Born of the Desert. By Malcolm James. (Collins. 126. 6d.)
IN his modest account of great deeds by men who spent a con- siderable part of the war behind the enemy's lines, Dr. Malcolm James gives a most attractive insight into the characters of such men. He was doctor to the Special Air Service which was trained and organised in 1941 by David Stirling and Jock Lewis to raid air- fields and communications far in the enemy's rear. He suggests that the motive of the volunteer is to give himself the chance of proving himself and satisfying doubts of conscience. All men have this conscience, but it is given only to the few to have the selflessness to stride out into the battle and, by themselvesundertaking the combat that has to be done by someone, to satisfy its insistence. The reward is, more than anything else, the tremendous sense of fellowship that exists among men who have dedicated themselves to dangerous tasks, a fellowship that is touched on by the ordinary soldiers who have- been wounded by the same shell, or by the neighbours in a London street shattered by a bomb.
Reading this very good book one is struck forcibly by the un- assuming modesty of these men. It pervaded their lives. It even showed itself in the Special Air Service Commanding Officer's official reports, which claimed only two-thirds of the known aircraft destroyed on airfields in order that inevitably exaggerated accounts of their successful operations by enthusiasts in the base area would bring the figures up to the right level. In this way there was no fear of the Special Air Service getting the reputation of claiming more than had been achieved. Perhaps it is this innate sense of modesty that accounts for Dr. James not providing his maps with scales, for the ordinary reader's knowledge of North Africa is not defined enough for him to realise that those dotted lines which show the route of the raiding parties represent journeys of a thousand miles and more behind the enemy's front line.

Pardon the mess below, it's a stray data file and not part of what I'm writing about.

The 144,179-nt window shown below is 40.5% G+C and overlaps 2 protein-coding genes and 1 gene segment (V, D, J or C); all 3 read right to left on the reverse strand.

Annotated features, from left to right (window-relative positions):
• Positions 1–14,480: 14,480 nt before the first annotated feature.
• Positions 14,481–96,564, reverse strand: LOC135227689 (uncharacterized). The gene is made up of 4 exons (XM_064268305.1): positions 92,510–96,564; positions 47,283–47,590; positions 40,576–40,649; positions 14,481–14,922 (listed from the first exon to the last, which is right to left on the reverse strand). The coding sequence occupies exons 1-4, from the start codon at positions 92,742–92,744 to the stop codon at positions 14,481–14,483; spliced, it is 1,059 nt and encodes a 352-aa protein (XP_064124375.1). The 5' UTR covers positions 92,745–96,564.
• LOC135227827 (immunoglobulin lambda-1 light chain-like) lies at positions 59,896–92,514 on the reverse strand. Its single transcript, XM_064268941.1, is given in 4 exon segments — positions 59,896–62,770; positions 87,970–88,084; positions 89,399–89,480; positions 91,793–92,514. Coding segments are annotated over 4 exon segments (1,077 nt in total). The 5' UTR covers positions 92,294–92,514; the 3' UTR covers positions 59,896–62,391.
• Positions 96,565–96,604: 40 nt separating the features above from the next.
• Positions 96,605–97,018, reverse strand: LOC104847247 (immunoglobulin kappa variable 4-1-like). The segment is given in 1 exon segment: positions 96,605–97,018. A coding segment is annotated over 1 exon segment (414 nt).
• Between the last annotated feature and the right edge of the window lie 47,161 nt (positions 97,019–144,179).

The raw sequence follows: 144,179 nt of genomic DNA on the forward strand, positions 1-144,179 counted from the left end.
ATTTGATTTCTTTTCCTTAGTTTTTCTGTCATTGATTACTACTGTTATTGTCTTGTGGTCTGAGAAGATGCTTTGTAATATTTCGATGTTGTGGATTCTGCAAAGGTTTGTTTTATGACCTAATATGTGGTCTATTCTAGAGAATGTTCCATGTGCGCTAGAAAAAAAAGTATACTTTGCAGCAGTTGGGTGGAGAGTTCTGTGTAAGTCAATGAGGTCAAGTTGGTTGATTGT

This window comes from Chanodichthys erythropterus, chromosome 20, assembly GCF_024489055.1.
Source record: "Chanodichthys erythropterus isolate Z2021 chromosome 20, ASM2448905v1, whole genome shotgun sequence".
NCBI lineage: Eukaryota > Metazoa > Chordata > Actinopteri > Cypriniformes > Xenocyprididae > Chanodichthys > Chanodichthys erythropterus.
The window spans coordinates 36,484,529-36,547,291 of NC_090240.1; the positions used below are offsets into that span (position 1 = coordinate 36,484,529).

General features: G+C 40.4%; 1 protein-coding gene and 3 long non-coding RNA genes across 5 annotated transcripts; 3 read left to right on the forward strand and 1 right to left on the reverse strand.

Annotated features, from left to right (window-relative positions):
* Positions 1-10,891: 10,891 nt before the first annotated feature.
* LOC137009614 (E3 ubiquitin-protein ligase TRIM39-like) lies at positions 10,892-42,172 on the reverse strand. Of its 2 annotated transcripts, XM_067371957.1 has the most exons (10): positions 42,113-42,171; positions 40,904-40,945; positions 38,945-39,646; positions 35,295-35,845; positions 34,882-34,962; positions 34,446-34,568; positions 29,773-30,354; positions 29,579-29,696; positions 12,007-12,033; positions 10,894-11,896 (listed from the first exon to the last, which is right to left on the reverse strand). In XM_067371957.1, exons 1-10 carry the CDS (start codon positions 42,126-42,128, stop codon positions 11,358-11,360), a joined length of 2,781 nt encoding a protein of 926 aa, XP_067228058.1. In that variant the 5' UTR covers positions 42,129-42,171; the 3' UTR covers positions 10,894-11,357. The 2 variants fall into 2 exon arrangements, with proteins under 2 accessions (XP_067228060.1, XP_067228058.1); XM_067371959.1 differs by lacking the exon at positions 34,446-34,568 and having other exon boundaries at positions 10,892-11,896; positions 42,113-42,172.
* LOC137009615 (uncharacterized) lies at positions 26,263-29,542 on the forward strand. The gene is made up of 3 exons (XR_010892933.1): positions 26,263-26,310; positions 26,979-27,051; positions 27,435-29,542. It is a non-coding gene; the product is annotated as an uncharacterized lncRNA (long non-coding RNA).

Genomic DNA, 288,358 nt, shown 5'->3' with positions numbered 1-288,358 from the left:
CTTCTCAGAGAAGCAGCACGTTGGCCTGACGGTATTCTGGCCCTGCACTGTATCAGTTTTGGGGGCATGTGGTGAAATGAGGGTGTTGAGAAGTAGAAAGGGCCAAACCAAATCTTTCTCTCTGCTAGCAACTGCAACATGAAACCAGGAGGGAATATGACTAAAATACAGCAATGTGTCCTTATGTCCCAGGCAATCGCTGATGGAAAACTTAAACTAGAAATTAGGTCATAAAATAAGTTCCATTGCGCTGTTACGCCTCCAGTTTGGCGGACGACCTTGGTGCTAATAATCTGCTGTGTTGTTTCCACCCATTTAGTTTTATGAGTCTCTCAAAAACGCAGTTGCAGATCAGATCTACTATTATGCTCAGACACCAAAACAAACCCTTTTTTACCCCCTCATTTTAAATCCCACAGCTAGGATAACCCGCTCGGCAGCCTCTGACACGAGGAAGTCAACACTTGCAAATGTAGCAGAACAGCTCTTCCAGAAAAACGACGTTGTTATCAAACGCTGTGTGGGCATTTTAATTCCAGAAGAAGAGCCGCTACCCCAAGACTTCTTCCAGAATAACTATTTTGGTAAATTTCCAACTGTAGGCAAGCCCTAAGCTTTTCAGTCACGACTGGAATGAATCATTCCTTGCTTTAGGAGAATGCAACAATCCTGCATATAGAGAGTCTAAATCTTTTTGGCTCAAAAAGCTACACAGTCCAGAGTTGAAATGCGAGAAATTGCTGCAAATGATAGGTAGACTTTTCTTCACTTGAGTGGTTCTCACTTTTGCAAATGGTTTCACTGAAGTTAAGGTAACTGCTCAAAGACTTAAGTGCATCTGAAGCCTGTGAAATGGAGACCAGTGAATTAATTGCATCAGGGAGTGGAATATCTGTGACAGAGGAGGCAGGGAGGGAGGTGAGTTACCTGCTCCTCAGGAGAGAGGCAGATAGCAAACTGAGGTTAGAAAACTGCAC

Indescribable discomforts and dangers were met and overcome by the parties making these raids, and the narrative gains force by the severe economy of effect that the author emplSys. It is a narrative of British heroism which takes its place alongside that of Scott ;
and Dr. James handles it very, very well. NIGEL TANGYB.